Some Closing Thoughts

I probably shouldn’t hit the publish button after 4:30AM, but I’m going to. πŸ˜› I hope the above stayed mostly coherent and generally spelling and grammar error free. My goal with the business I’m starting is to get the knowledge of social media into as many Milwaukee minds as possible and DEEPLY embedded into them. This isn’t something just for businesses to maximize profits and get an ROI from. Schools, churches, nonprofits, government, families and the like need to be using this stuff!

However it’s structured and priced, my ultimate goal is to make see Milwaukee be the hands down most socially connected city in the world. All of the technology to do it is here, we only lack leaders and teachers. Anyhow, I better get to sleep. I’ll be harassing some of you on Twitter when I wake up in the morning. If you read to the bottom you BETTER leave a comment. Otherwise I might have to show up at your office with my video camera and do something CRAZY! lol

Does my structure sound cool?
Are my rates too low?
How would you improve on my “plan”?

Thanks. You have until Sunday night, otherwise I’m going on CRAZY missions next week! lol

OK… I think I better go to sleep. πŸ™‚

One more thing. I mostly want to work with newbies who have little to no experience with marketing online, but REALLY want to learn. Newbies who are already running businesses/organizations, but not doing anything online (or doing a really poor job of it).

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11 Responses to How Much Should I Charge For Social Media Consulting/Coaching?

  1. Brian says:

    I knew there was a reason for my being up so late LOL.

    Something that has always appealed to me about social media/online networking is the potential to bypass the old way of “doing things.” Mainly in terms of self-promotion of some sort of product or service you offer, like say I wanted to promote my music or a book I write(some day!). Before all these tools, self promotion on a wide scale was almost nonsensical. Nowadays though you have so many people riding the wave of media revolutions like youtube with their partnership program, and every day I’m sure there’s someone coming up with a new way to “get stuff out there” to the people that want it.

    Perhaps once I get stuff rolling a bit I’ll come for some epic coaching on all this stuff! Your idea for the rates seems fine, especially in this economy I bet there are tons of small businesses out there who could really benefit from this but are really struggling cost-wise just to make ends meet. And considering the potential for basically exponential growth online, I’m sure they’d be willing to pay you even more as time went on. Perhaps you could set up some kind of thing where you get a % of the profit gained from the service. They’d know you’re on board with them too cause the more they make the more you make!

  2. Penney says:

    Sounds reasonable to me. I know at least one community agency looking at using social media to get connected with more people–the Board of Health I’m on. Problem is, none of the employees are that adept at social media, so I think there would be a market for your services, especially if you had promotional material that would demonstrate the usefulness of using social media.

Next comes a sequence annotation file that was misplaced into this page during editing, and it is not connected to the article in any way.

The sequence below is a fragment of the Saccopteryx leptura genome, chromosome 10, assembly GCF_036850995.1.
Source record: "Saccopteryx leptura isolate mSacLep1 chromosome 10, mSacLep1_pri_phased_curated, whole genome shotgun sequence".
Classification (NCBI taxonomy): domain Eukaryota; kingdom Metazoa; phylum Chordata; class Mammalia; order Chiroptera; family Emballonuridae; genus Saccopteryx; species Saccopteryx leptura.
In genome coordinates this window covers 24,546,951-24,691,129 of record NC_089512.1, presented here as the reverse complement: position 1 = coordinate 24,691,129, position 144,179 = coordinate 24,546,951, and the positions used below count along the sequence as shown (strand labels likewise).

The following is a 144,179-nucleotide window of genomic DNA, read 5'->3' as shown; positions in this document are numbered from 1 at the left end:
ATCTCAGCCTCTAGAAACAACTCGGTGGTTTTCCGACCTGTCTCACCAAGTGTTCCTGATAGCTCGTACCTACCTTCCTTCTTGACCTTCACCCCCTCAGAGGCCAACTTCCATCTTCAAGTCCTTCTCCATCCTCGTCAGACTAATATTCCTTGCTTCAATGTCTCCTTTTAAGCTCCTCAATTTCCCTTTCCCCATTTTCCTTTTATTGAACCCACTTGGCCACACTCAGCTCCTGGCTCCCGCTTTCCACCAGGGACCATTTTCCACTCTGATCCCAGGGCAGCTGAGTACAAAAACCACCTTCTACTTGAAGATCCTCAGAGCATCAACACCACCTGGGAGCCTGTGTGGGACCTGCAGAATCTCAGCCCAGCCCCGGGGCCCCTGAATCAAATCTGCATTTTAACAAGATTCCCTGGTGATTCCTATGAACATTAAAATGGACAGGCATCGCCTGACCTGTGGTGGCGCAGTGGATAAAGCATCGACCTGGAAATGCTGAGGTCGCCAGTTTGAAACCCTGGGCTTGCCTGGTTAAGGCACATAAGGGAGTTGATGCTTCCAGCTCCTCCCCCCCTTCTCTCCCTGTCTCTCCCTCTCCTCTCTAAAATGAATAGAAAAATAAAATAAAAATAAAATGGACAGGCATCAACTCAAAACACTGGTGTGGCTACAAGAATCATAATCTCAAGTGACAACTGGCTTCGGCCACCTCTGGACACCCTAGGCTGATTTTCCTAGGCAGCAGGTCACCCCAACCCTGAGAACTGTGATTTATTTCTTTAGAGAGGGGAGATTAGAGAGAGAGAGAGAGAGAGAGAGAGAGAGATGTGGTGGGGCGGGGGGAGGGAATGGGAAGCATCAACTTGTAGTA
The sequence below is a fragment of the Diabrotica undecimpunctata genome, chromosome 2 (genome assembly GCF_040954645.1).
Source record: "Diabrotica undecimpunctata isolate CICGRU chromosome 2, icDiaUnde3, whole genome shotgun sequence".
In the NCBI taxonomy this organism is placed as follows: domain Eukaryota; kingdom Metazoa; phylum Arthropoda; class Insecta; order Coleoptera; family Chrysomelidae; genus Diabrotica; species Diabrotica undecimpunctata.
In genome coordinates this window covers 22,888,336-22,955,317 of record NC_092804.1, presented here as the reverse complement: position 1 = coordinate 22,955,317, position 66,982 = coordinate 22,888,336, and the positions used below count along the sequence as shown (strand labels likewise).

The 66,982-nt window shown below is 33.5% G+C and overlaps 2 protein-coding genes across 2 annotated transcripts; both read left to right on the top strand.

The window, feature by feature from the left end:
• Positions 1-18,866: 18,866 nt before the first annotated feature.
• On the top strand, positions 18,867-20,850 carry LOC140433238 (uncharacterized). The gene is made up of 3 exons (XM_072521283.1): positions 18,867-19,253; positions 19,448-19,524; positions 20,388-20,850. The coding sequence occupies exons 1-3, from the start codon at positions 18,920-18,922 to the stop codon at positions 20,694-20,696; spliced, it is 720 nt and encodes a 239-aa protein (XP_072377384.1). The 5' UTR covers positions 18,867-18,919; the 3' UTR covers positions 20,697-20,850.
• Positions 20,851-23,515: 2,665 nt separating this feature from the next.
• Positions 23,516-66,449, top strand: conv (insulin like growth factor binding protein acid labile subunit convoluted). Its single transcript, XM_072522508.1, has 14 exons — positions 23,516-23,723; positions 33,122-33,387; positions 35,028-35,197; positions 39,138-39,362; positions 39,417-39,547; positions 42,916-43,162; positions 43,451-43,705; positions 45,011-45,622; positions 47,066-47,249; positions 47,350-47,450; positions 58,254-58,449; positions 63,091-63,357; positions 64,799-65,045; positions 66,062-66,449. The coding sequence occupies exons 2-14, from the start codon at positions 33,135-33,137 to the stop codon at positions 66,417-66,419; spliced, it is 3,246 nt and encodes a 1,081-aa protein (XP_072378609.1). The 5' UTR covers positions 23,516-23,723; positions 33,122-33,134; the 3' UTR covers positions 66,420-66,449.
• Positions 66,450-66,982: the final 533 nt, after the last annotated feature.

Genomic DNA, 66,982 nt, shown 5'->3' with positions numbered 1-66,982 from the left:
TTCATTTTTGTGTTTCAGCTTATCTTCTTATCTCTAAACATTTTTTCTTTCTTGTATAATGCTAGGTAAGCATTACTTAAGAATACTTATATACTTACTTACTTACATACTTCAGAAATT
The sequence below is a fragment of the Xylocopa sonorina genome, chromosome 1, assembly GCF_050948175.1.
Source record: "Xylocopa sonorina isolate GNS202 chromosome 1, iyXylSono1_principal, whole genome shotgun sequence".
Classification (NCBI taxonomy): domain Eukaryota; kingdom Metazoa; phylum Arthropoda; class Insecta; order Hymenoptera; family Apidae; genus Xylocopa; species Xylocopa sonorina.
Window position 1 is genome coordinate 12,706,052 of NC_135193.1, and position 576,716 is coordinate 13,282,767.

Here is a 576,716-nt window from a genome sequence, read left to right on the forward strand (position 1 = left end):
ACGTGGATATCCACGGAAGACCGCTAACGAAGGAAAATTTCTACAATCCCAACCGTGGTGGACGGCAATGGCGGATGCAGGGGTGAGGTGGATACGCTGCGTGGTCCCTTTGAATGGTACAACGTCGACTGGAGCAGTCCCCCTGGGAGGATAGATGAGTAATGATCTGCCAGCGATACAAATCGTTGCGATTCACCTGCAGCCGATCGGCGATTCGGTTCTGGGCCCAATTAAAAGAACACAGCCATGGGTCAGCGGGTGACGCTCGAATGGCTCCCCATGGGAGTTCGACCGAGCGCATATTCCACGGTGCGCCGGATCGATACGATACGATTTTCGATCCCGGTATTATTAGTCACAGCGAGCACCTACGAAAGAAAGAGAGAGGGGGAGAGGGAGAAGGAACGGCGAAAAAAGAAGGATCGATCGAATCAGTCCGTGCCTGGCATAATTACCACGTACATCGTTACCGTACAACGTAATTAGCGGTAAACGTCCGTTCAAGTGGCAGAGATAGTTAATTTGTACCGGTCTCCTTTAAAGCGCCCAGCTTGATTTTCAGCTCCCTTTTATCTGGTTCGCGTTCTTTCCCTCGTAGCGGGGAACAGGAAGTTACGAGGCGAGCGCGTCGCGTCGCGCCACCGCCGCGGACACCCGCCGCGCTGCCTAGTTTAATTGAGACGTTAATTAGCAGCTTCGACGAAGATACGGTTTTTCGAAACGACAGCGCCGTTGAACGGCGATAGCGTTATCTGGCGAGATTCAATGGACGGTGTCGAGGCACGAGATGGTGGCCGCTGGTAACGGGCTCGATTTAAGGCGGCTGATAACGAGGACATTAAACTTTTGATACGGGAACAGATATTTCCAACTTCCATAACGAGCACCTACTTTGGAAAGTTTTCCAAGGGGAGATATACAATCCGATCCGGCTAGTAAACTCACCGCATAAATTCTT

3. sandra says:

    First. I believe in you. I’d pick you if I had a business. There is an excellent article if you google
    “How businesses pick a social media consultant ” and the first article you will come to has a “cache” copy. In the article, read all of the tips especially from tip 20 to 31
    Article name:
    31 Confessions of a Social Media Consultant after 1 Year (almost) from social media today dot com
    Some examples of the tips are:
    a. “Don’t believe everything your client tells you. Price the project based on the contract duration. Don’t price it based on a future verbal promise or hope of future work. Setting yourself to succeed requires properly budgeting and scoping each and every project.”

    b. “With all of the layoffs and changes in companies today, you’ll be lucky if your subject matter expert and contact are still there to recommend you at the end of the project. Focus on what you can do today! ”

    In addition, some tips which deal with people picking your brain for free. I also like the ones about businessess that waste your time.

    I registered with one of the Learn about being a social media consultant online course through video/email and I do some . And so I read the tips in this article and they make sense based on my experiences.
    Those courses are good for finding a Mentor for yourself. I would be very selective if I were you; some teachers are better than others. Here is some of what they offer:
    Instructions on how to setup your twitter, linked in and facebook page so that the design of all the pages complement each other(they stress branding yourself–you can then show your clients how your pages connect)